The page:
Heavy Metal (1981) – Review

1 1/2 Stars

Six stories make up the feature-length running time of this maddeningly ambiguous, or pointless depending on your point of view, adult themed sci-fi animated film. The cartoon fantasies are bridged by a narrator relaying evil tales to the frightened daughter of an astronaut. The glowing green orb is referred to as the LOC-NAR and its diverse effect on humankind over the course of time and space is the concurrent through-line in all the stories presented. The feature starts strong with its best story upfront, but unfortunately by mid-way the energy and interesting concepts have been exhausted. Although throughout the strong visual style remains intact.

The best of the lot is Harry Cannon, concerning the events of a cab driver in a futuristic version of New York City. Think the opening of The Fifth Element and you’ll get the picture. Harry Cannon is the seen-it-all driver who picks up a mysterious woman and her strange luggage. The girl is being pursued by a gangster named Rudnick and his goons for the contents of her bags. Contained within is the LOC-NAR which has a mysterious effect on all those that come in contact. The short story is full of noir elements, the femme fatale, a reluctant hero, and corrupt authority figures. The highpoint is the cynical last line of the tale, “two-day ride with one hell of tip.”

The least appealing segment is the perversely irreverent So Beautiful and So Dangerous, a short which embodies nearly the faults of the entire project. Aimed at the humor level of a 12-year old and scattered with a clever idea here and there, the tale has no real momentum and is saddled with virtually no plot. An alien race kidnaps a high-ranking government scientist and his secretary, the man is killed in transport but the woman becomes an idealized object to the stoned, horny aliens taking the human back to their home planet. The written description works better than the cartoon it morphed into. The visual of an alien race doing blow is about the most amusing thing in this over-long tale.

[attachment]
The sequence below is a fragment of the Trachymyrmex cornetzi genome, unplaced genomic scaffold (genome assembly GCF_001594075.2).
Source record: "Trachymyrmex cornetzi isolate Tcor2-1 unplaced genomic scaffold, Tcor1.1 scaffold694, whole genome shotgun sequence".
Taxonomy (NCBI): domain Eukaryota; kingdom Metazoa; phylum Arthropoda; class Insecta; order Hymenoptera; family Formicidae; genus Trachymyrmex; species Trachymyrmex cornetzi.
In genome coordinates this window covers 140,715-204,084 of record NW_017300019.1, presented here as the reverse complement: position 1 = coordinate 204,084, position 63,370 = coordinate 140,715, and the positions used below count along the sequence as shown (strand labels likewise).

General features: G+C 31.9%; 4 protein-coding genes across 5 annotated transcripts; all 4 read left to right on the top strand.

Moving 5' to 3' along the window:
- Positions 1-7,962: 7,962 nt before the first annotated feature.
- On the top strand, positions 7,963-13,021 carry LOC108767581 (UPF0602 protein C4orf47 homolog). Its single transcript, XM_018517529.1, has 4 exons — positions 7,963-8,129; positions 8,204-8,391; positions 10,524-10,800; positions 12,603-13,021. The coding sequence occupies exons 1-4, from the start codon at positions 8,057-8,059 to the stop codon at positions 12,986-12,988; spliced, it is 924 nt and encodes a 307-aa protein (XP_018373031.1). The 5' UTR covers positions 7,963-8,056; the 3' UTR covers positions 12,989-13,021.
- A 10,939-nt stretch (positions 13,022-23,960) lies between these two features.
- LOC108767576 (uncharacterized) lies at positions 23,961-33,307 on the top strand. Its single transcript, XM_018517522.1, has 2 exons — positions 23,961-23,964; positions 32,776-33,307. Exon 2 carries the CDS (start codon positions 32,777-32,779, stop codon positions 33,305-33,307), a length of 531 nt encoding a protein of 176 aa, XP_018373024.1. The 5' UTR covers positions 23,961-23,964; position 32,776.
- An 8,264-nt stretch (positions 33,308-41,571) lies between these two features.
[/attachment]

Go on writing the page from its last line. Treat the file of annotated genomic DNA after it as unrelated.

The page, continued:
Heavy Metal is a brash, sometimes crudely constructed anthology accompanied by an odd mixture of rock music. The trippy elements are part of an over-all unique experience that starts with a bang but gradually runs out of steam. This Canadian production features the voice talent of a number of famous SCTV members, and was produced by Ivan Reitman. After a short theatrical run in the early 1980s, the film was virtually lost until a mid 1990s restored home video release.

Director: Gerald Potterton
Stars: John Candy, Eugene Levy, Richard Romanus

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